Adele Slaughter


After the Vedas

Orange with no words
To keep it company.
No thing rhymes with orange –
Its only friends are itself and the infinite variety of itself –

Strands of Kashmiri saffron,
The orange hidden in an old yew tree,
A field of Tiger lilies,
Shades of hibiscus in bloom,
Under clay pots,
A pocket full of copper pennies,
A plate of carrot sticks,
Apricot sauce, tangerines, rose hips,
A koi fish, a sadhu’s robe,
Pumpkins ripening in the field,
ruddy autumn leaves leaking veins.
Rust from an old VW sitting in the creek bleeding.

The hazy lavender and soft orange eye of the sun blinks
As the warm wave, Navaswan, greets us each day.
She sweeps her hair around the globe.
She’s one of those women whose eyes suggest sleep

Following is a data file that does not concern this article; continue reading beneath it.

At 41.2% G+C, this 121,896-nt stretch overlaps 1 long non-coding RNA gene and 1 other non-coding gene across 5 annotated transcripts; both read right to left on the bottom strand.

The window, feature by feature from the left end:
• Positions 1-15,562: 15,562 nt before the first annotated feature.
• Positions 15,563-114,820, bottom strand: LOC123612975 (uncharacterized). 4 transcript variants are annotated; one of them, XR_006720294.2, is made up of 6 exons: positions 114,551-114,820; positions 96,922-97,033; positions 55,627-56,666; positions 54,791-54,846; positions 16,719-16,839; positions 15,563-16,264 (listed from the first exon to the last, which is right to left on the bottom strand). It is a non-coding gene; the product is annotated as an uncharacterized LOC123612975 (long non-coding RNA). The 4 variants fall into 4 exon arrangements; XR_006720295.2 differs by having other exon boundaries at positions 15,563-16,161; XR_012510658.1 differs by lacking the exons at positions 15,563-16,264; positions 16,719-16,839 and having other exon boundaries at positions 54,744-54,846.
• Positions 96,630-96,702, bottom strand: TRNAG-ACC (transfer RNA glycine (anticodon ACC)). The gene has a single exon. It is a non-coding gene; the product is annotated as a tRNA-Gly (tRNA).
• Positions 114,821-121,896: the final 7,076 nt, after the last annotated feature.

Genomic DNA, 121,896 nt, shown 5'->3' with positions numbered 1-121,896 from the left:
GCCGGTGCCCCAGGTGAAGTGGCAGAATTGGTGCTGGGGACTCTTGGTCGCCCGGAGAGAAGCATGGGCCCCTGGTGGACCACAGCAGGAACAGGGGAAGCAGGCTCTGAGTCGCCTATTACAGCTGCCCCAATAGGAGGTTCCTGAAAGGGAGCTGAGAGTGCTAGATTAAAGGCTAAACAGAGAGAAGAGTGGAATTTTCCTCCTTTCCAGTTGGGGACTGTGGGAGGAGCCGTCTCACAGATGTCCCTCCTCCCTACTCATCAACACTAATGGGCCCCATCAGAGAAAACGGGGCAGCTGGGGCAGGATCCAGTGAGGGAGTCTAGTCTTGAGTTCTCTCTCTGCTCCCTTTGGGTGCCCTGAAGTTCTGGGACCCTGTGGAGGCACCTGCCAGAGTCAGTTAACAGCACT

Her freckles are a deep, fiery orange, her skin like the
Waxing full moon. Go – look at the moon tonight
And I will be seeing the same thing you are.

[Note: Navaswan is a Sanskrit word that means the cool air that arrives just before the dawn.]

Last August Adele Slaughter produced an independent feature called Bob's New Suit. She has taught at California State University Channel Islands and has worked as a journalist covering personal health for USAToday.com. In 2004 she was awarded a national journalism prize for her coverage of multiple sclerosis. In 1993 the White House Commission on Presidential Scholars named her a Distinguished teacher. She received her M.F.A. in poetry from Columbia University. Slaughter’s first book of poems, What The Body Remembers was published by Story Line Press in 1994. Her poems have appeared in The Virginia Quarterly Review, Confrontation, Dryad and the Princeton Spectrum. Slaughter and Jeff Kober co-wrote a non-fiction book entitled, Art That Pays: The Emerging Artist’s Guide to Making a Living (NNAP, 2004).

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